On the surface, Israel’s relationship in the world seems well established and comfortable. Just over a week ago, the gathering of world leaders at the funeral of former prime minister and president Shimon Peres was impressive by any standard. The presidents of France, Germany and a host of other countries were present. President Obama and former President Bill Clinton led the U.S delegation. Most dramatic of all was the presence of Palestinian Authority President Mahmoud Abbas.
Last month, the United States and Israel and signed a 10-year $38-billion deal for military assistance to the Jewish state. It is the largest aid agreement in U.S. history, and it demonstrates, once again, Obama’s strong and underappreciated support for our most important ally in the region. However, there are hurricane-warning flags in regard to America’s historical relationship with Israel.
The personal animus between Prime Minister Netanyahu of Israel and Obama is well known. While there is enough blame to go around, the Netanyahu’s reception and praise for Mitt Romney during the 2012 presidential campaign and his provocative speech before the U.S. Congress introduced a poisonous and unprecedented partisanship in the relationship between the two countries.
It did not help that the Netanyahu’s criticisms centered on Obama’s prized nuclear treaty with Iran. Netanyahu, who is said to be equally suspicious of Donald Trump and Hillary Clinton, has assiduously and wisely been silent on the U.S. election, but the damage may have been done. Many delegates at the Democratic convention this summer noted a growing number of fellow Democrats who were critical of Israel and openly sympathetic to the Palestinian Authority.
As for Donald Trump, Israelis worry about his early comments about Israel and his stated desire to minimize U.S. involvement in the region. It is undeniable that for the first time in recent memory the Israel-Palestinian dispute has been a second-tier issue in this presidential campaign. That reflects Americans’ bipartisan weariness with the Middle East.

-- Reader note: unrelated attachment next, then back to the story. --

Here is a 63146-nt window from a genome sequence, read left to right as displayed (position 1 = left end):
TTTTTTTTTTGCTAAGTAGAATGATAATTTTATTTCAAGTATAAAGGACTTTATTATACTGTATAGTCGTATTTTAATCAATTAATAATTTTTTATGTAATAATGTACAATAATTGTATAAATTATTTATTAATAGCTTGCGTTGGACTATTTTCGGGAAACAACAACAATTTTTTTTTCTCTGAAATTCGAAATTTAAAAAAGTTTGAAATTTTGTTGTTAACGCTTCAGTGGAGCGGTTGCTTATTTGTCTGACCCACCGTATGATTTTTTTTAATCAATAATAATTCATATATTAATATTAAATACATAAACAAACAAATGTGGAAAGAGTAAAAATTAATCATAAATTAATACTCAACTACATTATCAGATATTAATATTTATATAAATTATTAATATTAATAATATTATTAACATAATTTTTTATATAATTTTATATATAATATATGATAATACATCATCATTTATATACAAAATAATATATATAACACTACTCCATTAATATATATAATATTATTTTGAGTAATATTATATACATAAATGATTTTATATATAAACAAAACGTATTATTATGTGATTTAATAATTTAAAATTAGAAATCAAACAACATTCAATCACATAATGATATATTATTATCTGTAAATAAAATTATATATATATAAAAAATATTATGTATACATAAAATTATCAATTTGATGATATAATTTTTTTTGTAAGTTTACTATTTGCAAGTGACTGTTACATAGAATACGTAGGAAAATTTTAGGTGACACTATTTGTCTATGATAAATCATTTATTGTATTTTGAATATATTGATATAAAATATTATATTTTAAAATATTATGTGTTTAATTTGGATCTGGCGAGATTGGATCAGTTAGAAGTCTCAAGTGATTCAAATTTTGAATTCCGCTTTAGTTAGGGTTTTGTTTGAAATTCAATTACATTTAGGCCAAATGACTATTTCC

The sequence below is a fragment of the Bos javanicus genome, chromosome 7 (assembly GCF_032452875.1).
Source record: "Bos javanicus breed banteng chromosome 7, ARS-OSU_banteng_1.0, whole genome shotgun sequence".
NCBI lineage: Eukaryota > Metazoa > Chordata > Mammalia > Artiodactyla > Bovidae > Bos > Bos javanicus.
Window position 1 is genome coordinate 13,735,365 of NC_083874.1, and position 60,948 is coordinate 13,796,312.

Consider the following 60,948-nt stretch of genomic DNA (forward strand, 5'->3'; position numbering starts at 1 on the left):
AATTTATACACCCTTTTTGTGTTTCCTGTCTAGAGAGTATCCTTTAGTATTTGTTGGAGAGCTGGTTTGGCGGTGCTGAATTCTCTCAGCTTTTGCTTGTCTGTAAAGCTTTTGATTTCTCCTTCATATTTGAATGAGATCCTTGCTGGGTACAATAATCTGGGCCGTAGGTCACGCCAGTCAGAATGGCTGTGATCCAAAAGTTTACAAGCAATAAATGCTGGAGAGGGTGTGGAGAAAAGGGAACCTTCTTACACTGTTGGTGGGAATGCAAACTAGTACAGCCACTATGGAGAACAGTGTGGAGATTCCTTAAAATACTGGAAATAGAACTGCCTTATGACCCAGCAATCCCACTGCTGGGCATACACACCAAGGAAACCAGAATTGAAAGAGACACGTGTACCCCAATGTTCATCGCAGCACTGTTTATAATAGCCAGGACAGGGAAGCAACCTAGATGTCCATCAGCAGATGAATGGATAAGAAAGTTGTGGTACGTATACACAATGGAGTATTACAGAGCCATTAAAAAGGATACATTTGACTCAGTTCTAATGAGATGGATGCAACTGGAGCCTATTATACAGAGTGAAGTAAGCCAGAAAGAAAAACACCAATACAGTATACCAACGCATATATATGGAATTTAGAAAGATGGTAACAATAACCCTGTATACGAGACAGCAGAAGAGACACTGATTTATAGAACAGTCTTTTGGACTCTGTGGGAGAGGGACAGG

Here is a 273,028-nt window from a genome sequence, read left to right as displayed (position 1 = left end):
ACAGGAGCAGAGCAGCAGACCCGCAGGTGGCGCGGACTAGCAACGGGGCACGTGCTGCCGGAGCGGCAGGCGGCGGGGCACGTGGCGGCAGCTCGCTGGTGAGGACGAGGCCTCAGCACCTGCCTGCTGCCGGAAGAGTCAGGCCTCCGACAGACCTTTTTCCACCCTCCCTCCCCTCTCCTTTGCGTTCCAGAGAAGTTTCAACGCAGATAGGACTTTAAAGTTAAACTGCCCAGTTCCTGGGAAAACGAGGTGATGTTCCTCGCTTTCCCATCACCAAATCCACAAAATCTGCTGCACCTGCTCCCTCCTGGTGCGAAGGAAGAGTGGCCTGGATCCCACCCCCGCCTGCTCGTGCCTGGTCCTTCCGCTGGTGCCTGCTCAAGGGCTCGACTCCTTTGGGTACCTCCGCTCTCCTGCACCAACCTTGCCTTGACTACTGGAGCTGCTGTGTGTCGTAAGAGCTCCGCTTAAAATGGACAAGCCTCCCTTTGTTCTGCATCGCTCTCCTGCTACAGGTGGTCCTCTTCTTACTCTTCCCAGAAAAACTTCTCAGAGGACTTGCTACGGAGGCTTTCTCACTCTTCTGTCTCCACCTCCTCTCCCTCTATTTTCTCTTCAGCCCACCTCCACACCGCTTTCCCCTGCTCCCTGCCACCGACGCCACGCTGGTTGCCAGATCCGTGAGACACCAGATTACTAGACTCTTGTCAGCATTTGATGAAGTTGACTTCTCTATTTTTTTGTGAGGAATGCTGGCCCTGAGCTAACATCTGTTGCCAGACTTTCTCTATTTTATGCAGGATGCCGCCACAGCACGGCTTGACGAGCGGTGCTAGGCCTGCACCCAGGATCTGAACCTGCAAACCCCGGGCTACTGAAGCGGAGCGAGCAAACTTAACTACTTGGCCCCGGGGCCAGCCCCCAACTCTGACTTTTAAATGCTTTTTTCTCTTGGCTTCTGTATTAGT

In the United States, universties are often seen as the road to the future. The Boycott, Divestment and Sanctions (BDS) movement on college campuses is well organized and growing at a disturbing rate. Between 2014 and 2015, there was an estimated 31 percent increase in anti- Israel activities on campuses across the United States.
The automatic support of Israel based on the Holocaust, historical anti-Semitism and Arab state aggression is a thing of the past. Sadly, many millennials view Israel as a military and economic super-power who is bullying its weaker Palestinian neighbors. Somehow, the fact that Israel is the only democratically government in region that treats its Jewish, Christian and Muslim citizens equally is lost in the dialogue. The repression of women and gays in Arab states has also failed to make an impression some millennials. BDS support among some African-American students is reminiscent of the heartbreaking black/Jewish political divide of the 1960s, that only fully healed with the election of President Obama.
Finally, the respected Pew Research Center’s study of Jewish Americans is fascinating and may inform American-Israeli policy in the future. The central feature of being Jewish in America is a tradition of secularism. Over 60 percent of American Jews believe being Jewish is mainly a matter of ancestry and culture, while only 15 percent believe it is mainly a matter of religion. This helps explain that while 70 percent of American Jews have an affinity for Israel, less than 40 percent believe Israel is sincere in trying to make peace with Palestine.
Given the longstanding involvement of Jewish Americans in the nation’s politics this reveals a fault line to which Israel must pay attention. In other words, if support of Israel becomes less prominent in the mind of American Jews it can only serve to diminish support for Israel in the overall American body politic.
None of this is not meant to say the house is on fire. However anyone who believes that American and Israeli interests are fully and mutually aligned must take action to ensure that these warning signals do not portend a hurricane landfall.
Mike Abrams is former chairman of the Dade Democratic Party, a former state legislator and currently a policy adviser to Ballard Partners.